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Celeroton introduces new 7.5 kW fuel cell converter

Celeroton is expanding its portfolio of fuel cell converters. With the launch of the improved power electronics converter, CC-550-7500, operating compressors up to 7.5 kW of drive power (at 300 VDC converter input) is now possible for fuel cell stacks of up to 75 kW.


Besides the increased power rating, the CC-550-7500—like all Celeroton fuel cell converters—has an auxiliary low-voltage input to power the digital electronics and to allow starting of a high speed, oil-less compressor (up to 300,000 RPM) from a voltage of 10–36 VDC. This allows the start-up of the compressor and therefore the fuel cell from a 12 or 24 VDC battery. Up to 300 W can be provided to the compressor from this low voltage input.

If the fuel cell then produces sufficient power, the converter switches to the high-power input (range of 100-550 VDC) to operate the compressor directly from the fuel cell. With this concept, the power required for the compressor—it is the largest parasitic load in the Balance of Plant (BoP)—bypasses the DC/DC converter, thus allowing a smaller DC/DC converter to be used and ultimately results in cost-optimized system design.

The water-cooled, fuel cell converter CC-550-7500 is equipped with an integrated CAN 2.0A communication interface, and optionally with the SAE J1939 protocol.

The previous CC-550-5000 is now replaced by the CC-550-7500 while the dimensions (300 x 190 x 80 mm or 11.8 x 7.5 x 3.1 inches) remain the same. Like its predecessor, the new model is designed for applications in transit buses, port and airport vehicles, municipal vehicles, small transport vans and passenger cars.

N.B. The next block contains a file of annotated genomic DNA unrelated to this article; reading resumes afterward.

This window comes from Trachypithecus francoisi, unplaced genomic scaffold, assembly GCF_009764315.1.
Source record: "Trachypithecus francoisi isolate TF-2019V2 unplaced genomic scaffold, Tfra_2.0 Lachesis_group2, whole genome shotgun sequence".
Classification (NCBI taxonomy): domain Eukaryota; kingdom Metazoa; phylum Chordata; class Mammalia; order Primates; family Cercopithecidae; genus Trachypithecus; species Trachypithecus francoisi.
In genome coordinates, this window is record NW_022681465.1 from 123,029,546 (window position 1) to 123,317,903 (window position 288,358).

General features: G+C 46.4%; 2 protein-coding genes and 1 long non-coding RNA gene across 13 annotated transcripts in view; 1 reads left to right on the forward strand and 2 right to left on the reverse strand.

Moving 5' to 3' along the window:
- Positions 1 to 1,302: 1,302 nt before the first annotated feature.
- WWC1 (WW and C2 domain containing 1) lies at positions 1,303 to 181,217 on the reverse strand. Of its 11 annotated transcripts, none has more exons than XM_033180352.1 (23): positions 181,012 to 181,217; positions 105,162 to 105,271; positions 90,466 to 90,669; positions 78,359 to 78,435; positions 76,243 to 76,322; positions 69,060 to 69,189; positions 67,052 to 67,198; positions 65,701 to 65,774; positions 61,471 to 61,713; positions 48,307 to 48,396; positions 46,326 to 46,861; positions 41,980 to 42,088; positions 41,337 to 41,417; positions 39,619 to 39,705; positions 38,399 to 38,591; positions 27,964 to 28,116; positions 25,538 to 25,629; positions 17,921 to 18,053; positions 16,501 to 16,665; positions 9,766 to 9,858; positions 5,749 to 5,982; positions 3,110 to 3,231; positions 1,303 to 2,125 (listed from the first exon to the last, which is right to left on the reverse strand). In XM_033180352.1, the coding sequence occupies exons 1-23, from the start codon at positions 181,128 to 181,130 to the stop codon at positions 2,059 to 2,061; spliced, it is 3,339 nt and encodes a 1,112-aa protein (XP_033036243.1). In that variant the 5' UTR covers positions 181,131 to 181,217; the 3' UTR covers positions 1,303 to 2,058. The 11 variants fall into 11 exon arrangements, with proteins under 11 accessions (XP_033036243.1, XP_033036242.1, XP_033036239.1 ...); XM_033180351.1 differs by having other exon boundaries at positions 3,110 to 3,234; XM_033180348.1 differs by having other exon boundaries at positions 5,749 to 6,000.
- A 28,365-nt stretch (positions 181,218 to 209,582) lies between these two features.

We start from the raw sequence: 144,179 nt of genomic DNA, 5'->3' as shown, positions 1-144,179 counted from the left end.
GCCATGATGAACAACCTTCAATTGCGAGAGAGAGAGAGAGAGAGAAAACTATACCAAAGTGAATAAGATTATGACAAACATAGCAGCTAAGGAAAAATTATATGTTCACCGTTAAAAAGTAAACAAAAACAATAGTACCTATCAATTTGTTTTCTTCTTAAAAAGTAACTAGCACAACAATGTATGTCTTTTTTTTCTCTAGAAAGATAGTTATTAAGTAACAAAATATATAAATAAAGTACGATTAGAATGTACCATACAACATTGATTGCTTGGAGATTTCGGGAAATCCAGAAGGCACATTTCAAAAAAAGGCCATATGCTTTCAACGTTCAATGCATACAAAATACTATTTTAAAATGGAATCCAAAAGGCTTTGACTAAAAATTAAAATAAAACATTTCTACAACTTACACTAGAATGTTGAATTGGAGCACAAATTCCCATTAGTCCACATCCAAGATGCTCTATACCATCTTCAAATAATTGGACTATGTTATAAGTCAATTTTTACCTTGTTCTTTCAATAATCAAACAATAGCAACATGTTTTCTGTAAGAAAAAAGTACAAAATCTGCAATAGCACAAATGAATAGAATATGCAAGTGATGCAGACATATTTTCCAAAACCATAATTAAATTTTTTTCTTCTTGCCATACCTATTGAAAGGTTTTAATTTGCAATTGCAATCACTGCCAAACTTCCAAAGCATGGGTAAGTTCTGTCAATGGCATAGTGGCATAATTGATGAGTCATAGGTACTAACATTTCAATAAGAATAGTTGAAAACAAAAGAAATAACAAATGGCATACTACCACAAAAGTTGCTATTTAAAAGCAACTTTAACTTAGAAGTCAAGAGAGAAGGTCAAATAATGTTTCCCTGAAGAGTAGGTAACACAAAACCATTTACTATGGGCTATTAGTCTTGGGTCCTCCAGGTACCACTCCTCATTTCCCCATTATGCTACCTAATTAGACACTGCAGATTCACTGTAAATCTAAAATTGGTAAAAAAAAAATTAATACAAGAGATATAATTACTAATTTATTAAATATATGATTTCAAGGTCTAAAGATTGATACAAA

I think this is the first time that any quantitative information about the parasitic losses in FC systems has been posted on GCC.


10% or 7,5kW losses will be the upper range with ,3kW or so for startup I would suspect there will be an average range between 2 - 6 kW in operation.
A number over half that required to propel a LDV at 60-80 klmh.
Some numbers quoted for for autonomous vehicle systems with power hungry systems first generation systems including power steer, active suspension, air con 1.4kW, heater 2kW, lidar etc can a see similar drain.
Improvements in efficiency in all those areas are progressing incl computing power expectations from 2,500W down to 500W .
It's not hard to see why many industry experts and C.E.O's are advocating bicycles.
There are many extra losses in the H2 chain compared to the other options which also haemorrhage energy massively.
A BEV charged with on site renewables has negligible emissions which also translates to lowest cost and lowest emissions.

The only possible justification for H2 in an LDV is if there is such a surplus in electrical energy generation as to make it a waste stream byproduct.

Applications in chemicals, industry, ships, planes, trains, and for now interstate HDV appear to have few other choices.


Yes, FC systems have (like most power plants) certain parasitic losses such as the energy required to drive the air/oxygen compressor/blower, DC-DC and/or DC-AC converter losses, cooling ccts losses, heating losses, fuel pumps, battery charging generators, energy leak, internal battery loses compensation etc.

Parasitic loses are (should be) reduced with every new generation power plants.

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